It’s an ailment that runners everywhere seem to battle on a non-stop basis: tight hamstrings. "Why are my hamstrings so tight?” we ask. “I stretch them all the time." Because that’s what we should do with a tight muscle—stretch it. Right?
In general, many endurance athletes have an anterior pelvic tilt. What does that mean? It means that their hips fail to maintain a neutral position and, instead, rotate forward. This tilting motion is typically due to tight hip flexors and quadriceps—such as the iliopsoas and rectus femoris—in conjunction with a lack of core strength.
Most of us spend a lot of time sitting throughout the day. Remaining in a seated position for long periods of time causes the iliopsoas and rectus femoris to spend long periods of time in a shortened state, which means they are tightening up. In other words, sitting creates short, tight muscles.
When you think about how much time and effort we put into running, it's easy to see why our core can't keep up. Running is one of the most repetitive, high-load movement patterns with which we can task our bodies. We can work on strengthening our core, but it’s almost impossible to build up enough strength to endure a day in an office chair without feeling the effects in our post-work five-mile run.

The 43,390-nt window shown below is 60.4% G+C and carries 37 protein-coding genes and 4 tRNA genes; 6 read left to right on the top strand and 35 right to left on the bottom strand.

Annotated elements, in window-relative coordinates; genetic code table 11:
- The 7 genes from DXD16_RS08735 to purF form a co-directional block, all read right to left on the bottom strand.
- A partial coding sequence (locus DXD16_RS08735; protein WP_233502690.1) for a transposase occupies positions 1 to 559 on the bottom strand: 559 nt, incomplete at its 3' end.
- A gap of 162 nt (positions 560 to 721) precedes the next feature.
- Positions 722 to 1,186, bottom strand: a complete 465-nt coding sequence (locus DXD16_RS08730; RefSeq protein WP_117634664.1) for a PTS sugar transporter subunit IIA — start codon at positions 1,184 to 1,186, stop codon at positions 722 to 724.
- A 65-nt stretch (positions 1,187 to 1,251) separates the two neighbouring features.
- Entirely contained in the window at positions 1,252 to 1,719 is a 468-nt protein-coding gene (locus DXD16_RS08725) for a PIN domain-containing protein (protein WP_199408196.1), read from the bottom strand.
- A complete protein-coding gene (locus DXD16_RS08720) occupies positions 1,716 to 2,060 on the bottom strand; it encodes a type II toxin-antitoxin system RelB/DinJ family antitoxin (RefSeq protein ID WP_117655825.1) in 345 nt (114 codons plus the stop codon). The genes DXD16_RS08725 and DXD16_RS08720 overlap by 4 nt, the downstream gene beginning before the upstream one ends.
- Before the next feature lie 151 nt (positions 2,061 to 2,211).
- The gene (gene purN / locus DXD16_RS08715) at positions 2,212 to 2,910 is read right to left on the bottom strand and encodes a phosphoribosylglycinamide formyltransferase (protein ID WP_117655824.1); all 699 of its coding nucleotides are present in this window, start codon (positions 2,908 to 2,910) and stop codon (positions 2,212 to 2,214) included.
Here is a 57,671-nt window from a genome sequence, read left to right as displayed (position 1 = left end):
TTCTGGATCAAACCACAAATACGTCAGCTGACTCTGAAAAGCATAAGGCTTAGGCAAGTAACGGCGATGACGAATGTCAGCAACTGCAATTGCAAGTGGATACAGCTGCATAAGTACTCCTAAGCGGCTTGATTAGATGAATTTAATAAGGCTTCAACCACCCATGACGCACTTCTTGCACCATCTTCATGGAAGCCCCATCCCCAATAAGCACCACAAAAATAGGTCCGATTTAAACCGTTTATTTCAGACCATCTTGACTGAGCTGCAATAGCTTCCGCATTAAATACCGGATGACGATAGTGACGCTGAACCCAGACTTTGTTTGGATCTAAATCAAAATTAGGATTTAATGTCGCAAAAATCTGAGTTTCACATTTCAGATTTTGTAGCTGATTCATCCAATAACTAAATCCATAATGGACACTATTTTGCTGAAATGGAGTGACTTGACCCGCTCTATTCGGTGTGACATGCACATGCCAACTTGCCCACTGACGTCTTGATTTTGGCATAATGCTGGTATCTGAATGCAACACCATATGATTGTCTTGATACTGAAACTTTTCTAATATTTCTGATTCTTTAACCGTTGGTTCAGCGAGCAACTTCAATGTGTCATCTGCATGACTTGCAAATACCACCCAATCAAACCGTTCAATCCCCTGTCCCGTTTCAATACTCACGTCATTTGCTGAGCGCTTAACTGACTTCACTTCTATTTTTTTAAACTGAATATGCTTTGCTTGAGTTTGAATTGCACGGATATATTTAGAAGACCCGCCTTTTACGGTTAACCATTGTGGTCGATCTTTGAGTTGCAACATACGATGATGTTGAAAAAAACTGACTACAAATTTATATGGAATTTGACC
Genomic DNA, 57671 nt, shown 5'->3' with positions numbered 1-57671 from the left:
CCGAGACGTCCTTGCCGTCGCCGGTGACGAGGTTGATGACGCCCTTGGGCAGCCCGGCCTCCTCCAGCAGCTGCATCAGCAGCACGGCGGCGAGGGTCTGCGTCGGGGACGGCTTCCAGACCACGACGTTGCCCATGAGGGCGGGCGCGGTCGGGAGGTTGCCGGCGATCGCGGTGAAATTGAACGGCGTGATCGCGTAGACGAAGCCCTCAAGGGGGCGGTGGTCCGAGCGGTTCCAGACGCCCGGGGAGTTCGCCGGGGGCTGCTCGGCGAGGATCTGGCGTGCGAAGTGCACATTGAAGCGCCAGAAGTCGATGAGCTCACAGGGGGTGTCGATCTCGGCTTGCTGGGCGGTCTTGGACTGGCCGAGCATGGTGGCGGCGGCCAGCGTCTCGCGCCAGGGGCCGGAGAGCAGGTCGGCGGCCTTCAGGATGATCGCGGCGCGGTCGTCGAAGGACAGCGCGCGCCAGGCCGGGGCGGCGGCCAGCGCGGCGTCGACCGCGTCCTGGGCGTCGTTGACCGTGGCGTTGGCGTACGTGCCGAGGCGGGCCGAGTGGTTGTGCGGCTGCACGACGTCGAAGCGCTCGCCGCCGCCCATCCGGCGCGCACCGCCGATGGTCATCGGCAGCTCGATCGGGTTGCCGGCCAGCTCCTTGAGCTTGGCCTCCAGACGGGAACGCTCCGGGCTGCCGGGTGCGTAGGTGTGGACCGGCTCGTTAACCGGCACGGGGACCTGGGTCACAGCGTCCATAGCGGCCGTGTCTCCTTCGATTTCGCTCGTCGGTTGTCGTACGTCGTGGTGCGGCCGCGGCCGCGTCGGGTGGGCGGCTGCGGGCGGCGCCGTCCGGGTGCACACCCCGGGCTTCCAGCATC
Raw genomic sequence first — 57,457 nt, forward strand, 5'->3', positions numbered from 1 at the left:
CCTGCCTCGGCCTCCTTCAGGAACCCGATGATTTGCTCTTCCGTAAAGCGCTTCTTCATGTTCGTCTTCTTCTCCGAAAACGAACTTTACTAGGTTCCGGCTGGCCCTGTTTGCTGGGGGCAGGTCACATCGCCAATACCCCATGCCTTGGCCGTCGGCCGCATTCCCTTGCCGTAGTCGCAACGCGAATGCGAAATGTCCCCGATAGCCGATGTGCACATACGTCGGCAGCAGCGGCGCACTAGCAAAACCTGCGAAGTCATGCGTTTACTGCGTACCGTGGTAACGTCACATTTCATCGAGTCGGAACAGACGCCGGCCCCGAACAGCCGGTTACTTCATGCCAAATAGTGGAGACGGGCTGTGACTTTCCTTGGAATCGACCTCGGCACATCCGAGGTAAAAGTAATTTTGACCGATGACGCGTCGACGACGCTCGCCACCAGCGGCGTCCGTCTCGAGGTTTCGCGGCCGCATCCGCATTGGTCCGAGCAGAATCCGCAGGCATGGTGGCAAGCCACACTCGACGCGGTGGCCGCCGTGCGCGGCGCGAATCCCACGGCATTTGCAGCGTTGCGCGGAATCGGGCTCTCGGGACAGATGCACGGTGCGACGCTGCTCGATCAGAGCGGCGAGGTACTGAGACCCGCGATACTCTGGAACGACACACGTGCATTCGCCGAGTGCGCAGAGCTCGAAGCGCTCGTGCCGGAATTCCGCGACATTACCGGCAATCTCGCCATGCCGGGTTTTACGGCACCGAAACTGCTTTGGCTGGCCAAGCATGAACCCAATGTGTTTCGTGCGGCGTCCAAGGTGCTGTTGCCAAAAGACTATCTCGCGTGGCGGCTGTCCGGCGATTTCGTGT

So what does all of this have to do with tight hamstrings? Newton's third law of motion states that for every action there is an equal and opposite reaction. If our hips are rotated forward due to shortened hip flexors, then our hamstrings will end up in a lengthened state. In other words, our hamstrings feel tight not because they are short, but because they are continuously being held in a lengthened position.
Stretching and foam rolling a tight hamstring doesn’t reach to the root mechanism that's causing our pain. Trying to lengthen a muscle that's in a chronically lengthened state may actually exacerbate the problem. What we need to do to relieve our hamstrings of their tightness is to lengthen/loosen the quad muscles (rectus femoris) and/or hip flexors (psoas), thus allowing the pelvis to return to a neutral position. If you need help on how to get your pelvis back to neutral, the Fleet Feet Training Center has some excellent workshops and classes designed specifically to attack incorrect movement patterns and tight muscles.
The next time your hamstring starts to give you the finger, work on tackling the mechanism instead of the symptoms. Your hamstrings will thank you for it.
Good Luck and Happy Racing!
Tim Cary is FLEET FEET's Assistant Training Manager, coach of the FLEET FEET-sponsored Runnababez Elite team, and manager of the FLEET FEET Racing Team. Over his 20 years of coaching, Tim has coached athletes to three national team championships, five national individual championships, two national records, and numerous All-American and All-State honors. Click here to receive Tim's weekly article via email.